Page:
In a prospective, randomized clinical trial, the use of lithium-heparin tubes for diversion of blood prior to aspiration of culture led to a 60% decrease in blood culture contamination compared with aspiration after obtaining culture. These study results were published in Clinical Infectious Diseases.

The study randomized orders of blood draws to biochemistry or culture. Blood was either aspirated into a sterile lithium-heparin tube before blood culture bottles (diversion group) or blood cultures first and then lithium-heparin tube (control group). Standard disinfection and venipuncture procedures were used and all personnel except the phlebotomist were blinded.

A total of 970 culture/biochemistry sets were included and analyzed: 480 samples in the control group and 490 in the diversion group. Contamination occurred in 5.0% of samples from the control group vs 2.0% in the diversion group cultures (P =.01). Similarly, in comparing the control vs diversion cultures, true pathogens were identified in 5.4% and 3.7% of samples, respectively (P =.22).

Investigators also found that despite randomization, demographic differences were apparent between groups. A post-hoc analysis of 637 cultures from 610 patients admitted from home neutralized these differences but culture contamination remained more frequent in the control group, 5% vs 2% (P =.03). Further, fewer members of the diversion group were admitted to hospital, 58.5% compared with 66.9% of control participants. Length of stay was also shorter for the diversion group compared with control participants, 22 hours (interquartile range 5-97) vs 30 hours (interquartile range 6-122; P =.02).

According to investigators, after in-depth investigation into study performance, no explanation could be found for the differences in patient populations. Another limitation was the inability to blind the phlebotomist to group assignment and that this was a single center study.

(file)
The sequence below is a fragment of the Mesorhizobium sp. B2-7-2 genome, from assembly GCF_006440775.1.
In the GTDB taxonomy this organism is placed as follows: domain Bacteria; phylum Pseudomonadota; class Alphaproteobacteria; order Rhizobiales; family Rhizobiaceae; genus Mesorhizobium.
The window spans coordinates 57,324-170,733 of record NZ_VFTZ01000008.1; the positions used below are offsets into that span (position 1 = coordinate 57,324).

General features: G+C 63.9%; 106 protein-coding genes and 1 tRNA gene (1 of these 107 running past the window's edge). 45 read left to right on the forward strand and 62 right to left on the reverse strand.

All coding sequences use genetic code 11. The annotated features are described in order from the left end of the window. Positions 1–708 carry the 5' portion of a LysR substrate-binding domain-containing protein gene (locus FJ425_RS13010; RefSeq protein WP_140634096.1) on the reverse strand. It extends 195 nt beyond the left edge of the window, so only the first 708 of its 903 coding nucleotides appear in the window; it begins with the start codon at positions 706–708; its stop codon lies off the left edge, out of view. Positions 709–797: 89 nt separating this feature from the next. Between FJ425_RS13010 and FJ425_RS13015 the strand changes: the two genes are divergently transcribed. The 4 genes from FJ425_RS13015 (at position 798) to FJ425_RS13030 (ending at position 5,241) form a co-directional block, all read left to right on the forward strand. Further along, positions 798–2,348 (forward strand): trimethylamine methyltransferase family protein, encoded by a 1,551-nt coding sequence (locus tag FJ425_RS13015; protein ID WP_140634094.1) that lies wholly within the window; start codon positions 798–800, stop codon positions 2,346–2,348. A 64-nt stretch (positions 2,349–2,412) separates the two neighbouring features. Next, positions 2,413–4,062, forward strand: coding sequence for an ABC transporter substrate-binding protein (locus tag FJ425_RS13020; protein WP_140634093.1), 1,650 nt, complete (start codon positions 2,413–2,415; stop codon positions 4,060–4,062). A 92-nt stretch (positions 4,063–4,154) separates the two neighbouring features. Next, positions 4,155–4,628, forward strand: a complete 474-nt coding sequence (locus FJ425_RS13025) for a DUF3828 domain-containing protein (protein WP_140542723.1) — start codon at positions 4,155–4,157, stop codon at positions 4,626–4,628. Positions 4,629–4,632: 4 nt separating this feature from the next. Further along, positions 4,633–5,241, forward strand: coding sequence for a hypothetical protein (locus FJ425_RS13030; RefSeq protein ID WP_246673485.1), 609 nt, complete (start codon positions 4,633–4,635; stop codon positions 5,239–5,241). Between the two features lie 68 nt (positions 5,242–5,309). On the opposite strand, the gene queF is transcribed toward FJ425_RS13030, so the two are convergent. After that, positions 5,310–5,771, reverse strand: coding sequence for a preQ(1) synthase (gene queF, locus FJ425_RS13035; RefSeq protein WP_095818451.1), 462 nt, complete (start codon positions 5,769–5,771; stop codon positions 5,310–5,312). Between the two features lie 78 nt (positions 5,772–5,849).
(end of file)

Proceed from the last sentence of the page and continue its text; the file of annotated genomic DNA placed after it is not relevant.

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The investigators remarked that, “although obtaining blood cultures as the first tests from venipuncture in order to reduce contamination is a widely accepted practice, it is not evidence-based and the current study shows that it may, in fact, be erroneous.” The results here concluded that diverting the initial blood to an alternative test reduces the incidence of contamination. This intervention can also be performed at minimal cost and is easy, effective, and does not waste blood. The study authors believe that the findings from this single center need to be repeated in multicenter studies and then if verified, inform changes to common practice guidelines.

Reference

Zimmerman FS, Karameh H, Ben-Chetrit E, Zalut T, Assous M, Levin PD. Modification of blood test draw order to reduce blood culture contamination: a randomized clinical trial [published online October 1, 2019]. Clin Infect Dis. doi:10.1093/cid/ciz971